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Gary Numan: (R)evolution in the head

Electronic music icon Gary Numan wanted his autobiography to chart the remarkable journey towards the family man he has become

Simply put, (R)evolution is the story of my life so far, much like any other autobiography, I suppose.

But I believe people have very different reasons for wanting to write an account of their life. For some it’s to correct perceived ‘wrongs’ against them, to give their side of an issue that dominated their lives, for others a chance to show the more human side of their nature that is perhaps rarely seen in public.

For some it just seems to be an ego massage and nothing more, some seem to want to ingratiate themselves with their own fan base and so protect and nurture their loyalty, and for some it’s simply showing off. There are no doubt a million and one more reasons than the few I’ve mentioned.

I find it hard to know exactly why I wrote (R)evolution, but I believe we are shaped by the lives we live, the problems we face and hopefully overcome. How we handle success is of interest of course, but how we handle disappointments and setbacks is far more interesting.

How we overcome the many hurdles along the way, both to initial success, and even more so to what it takes in trying to maintain that success, resonates with many people, be they fans or not.

My life seems to have been as much about dealing with setbacks as it has celebrating the high moments of success and I have, most certainly, been shaped by the many struggles far more than the few successes.

I like the man I’ve become. I haven’t always liked the man I’ve been, and telling the story of how that evolution took place is what drove me to write the book.

I have definitely made some very good decisions, wrote a few decent songs, but every step forward has been attached to a stumble, sometimes backwards, sometimes sideways. I have made some extraordinarily bad decisions, decisions so awful I was lucky the career survived.

I believe it’s true to say that I have done more damage to my career than all the bad press in the world was ever able to do, and yet I’ve survived.

My most recent album Savage was one of the most successful of my life and I find myself being called legendary in almost every article I read. I say that not to be big headed, just to illustrate how things have changed, and how I have changed with them. The book attempts to explain these changes as the years unfolded.

I am often asked how it feels to be labelled a genius by Prince, or the many other kind things that have been said about me by other truly legendary artists.

The truth is it all seems slightly unreal. I have such a grounded view of myself, I am so unaffected by ‘fame’, that those incredible comments feel as though they belong with a character I created, not with me at all. I try to instil in my children that same feeling.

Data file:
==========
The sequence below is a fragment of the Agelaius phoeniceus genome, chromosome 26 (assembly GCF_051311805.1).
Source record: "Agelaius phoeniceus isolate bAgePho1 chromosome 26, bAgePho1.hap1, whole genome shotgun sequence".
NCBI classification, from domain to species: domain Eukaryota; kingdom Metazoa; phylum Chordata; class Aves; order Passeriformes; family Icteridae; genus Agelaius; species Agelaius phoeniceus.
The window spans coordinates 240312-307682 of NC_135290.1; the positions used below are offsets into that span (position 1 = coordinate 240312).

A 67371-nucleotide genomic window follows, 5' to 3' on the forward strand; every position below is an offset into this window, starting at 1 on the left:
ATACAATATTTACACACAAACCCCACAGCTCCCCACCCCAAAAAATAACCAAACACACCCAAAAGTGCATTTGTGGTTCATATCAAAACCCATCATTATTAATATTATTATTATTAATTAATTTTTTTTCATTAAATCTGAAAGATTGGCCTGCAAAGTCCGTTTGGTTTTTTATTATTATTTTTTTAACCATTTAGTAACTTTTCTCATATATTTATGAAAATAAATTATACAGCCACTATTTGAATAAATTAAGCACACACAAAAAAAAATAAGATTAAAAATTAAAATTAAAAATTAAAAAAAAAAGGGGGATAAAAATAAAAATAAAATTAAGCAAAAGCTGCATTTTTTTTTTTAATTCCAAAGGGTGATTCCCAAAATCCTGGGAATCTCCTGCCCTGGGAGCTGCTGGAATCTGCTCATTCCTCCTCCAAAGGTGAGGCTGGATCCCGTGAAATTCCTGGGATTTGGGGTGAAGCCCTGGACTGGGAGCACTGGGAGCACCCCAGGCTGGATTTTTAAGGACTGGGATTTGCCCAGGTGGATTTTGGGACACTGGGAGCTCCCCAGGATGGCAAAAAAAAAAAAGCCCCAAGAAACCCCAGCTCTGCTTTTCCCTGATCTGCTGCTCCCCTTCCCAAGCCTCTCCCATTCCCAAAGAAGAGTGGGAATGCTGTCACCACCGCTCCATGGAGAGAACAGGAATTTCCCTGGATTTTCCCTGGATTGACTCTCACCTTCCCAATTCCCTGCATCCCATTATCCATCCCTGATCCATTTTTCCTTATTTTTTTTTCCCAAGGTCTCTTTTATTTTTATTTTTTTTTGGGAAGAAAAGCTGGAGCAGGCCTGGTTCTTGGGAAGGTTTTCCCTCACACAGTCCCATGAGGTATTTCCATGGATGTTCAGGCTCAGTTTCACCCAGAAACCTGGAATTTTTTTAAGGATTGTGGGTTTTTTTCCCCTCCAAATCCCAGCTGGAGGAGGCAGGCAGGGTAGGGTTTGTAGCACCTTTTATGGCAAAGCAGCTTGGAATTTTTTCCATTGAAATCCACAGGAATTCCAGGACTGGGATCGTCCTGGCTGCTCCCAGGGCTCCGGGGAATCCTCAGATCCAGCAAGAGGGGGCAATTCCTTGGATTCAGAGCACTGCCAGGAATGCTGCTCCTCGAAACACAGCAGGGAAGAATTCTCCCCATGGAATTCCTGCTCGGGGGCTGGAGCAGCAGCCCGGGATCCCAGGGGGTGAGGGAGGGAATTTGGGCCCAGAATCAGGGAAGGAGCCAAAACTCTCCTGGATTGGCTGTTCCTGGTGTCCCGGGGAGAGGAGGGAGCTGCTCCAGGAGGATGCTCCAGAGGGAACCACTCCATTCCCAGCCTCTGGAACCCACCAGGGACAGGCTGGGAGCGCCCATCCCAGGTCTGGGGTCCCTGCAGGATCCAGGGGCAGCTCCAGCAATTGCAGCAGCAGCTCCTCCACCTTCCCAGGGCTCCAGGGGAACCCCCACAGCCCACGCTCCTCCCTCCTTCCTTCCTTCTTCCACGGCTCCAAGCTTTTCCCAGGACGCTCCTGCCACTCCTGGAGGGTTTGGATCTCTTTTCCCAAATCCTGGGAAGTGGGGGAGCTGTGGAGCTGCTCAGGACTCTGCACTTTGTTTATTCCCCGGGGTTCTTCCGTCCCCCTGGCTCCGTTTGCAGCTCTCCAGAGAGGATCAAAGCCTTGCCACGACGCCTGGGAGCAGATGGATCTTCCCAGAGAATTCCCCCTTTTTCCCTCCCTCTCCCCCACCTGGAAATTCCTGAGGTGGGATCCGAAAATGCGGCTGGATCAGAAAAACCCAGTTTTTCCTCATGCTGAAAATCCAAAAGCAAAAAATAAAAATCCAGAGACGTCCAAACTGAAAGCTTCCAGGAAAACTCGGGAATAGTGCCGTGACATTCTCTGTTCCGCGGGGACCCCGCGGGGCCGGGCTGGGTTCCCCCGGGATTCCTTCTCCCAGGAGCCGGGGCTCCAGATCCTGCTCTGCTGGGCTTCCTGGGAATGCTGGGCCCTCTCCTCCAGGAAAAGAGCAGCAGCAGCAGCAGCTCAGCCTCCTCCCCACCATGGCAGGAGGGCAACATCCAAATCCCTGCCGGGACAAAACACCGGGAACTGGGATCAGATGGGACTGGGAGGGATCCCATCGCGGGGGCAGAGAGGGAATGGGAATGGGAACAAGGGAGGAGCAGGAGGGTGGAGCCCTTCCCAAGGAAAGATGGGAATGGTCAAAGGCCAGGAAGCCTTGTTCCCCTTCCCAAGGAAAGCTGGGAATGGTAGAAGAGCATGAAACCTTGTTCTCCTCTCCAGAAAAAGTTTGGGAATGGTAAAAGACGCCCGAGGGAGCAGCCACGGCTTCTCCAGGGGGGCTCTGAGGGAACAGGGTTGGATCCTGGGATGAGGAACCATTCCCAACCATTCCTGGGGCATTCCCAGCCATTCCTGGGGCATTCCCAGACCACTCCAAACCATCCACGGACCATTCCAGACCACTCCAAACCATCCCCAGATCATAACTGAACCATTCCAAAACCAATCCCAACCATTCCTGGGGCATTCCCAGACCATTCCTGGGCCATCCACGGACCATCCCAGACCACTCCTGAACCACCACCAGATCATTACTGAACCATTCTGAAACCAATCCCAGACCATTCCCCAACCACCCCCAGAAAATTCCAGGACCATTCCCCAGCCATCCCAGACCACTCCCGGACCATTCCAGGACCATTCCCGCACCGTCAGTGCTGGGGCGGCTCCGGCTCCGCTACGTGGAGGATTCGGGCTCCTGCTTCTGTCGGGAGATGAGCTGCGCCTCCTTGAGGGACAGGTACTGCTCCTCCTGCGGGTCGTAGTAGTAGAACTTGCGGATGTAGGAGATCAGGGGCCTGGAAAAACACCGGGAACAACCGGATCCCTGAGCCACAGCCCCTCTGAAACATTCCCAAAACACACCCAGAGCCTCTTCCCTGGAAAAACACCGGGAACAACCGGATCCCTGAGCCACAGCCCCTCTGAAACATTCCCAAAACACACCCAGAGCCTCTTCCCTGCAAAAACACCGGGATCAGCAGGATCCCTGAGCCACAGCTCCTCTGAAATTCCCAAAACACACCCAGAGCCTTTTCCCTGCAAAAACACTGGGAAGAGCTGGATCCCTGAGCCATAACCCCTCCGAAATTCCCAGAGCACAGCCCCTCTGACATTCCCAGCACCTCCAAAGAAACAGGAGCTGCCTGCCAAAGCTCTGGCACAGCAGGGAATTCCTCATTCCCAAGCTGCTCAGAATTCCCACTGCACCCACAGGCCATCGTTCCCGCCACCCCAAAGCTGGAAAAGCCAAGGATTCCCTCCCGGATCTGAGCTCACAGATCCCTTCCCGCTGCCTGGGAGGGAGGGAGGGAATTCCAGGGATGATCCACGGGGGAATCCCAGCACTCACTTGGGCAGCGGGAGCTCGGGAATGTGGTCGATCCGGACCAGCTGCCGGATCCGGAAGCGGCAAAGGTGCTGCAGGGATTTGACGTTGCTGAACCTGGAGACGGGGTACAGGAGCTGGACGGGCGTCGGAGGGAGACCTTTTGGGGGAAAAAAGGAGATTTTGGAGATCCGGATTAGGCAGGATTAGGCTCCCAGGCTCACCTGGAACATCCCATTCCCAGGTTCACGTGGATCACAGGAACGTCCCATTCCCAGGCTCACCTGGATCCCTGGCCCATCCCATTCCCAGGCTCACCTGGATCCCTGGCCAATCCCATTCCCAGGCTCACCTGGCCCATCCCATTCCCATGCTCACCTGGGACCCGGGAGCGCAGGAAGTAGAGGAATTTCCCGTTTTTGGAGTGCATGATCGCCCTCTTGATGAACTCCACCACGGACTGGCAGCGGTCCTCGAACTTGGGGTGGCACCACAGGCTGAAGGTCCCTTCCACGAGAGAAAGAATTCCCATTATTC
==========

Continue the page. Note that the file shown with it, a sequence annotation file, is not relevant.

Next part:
I have been incredibly lucky, I am not super talented, I am nothing special. Kindness, honesty and decency are everything.

Songwriting is the most disposable of talents and so many people can do it, and do it well. So the book is not about that. That’s a side story at best.

The book is about the journey that took me from a troubled school life, where I was expelled more than once and came out of school with not a single qualification, to the world stage. How does that happen?

I have Asperger’s and I talk about how I have always seen that as an advantage, not a problem. How it has also shaped my life and how I wouldn’t change it for the world. I talk about how the career was all but dead and buried and how meeting Gemma, my wife now of 23 years, saved me from the very brink of destruction.

Mine, like so many others I’m sure, was a classic roller coaster journey for a while. A huge rapid rise followed by a savage fall from grace, and then the lesser ups and downs as it slowly winds its way down towards the inevitable end. Many of the setbacks were simply bad luck, just as many of my successes were often just
good luck.

Many of my problems were self-inflicted, but the solutions to those problems were mine as well, and that’s why my rollercoaster ride seemed to jump tracks and started to climb once again. I have reinvented myself more than once, and so my career did not wind down to an inevitable end.

For the last 28 years every album has done better than the one before and so I have found myself on a different journey. (R)evolution is the complete story, and now seemed the right time for it.

(R)evolution by Gary Numan is out now (Little, Brown, £20)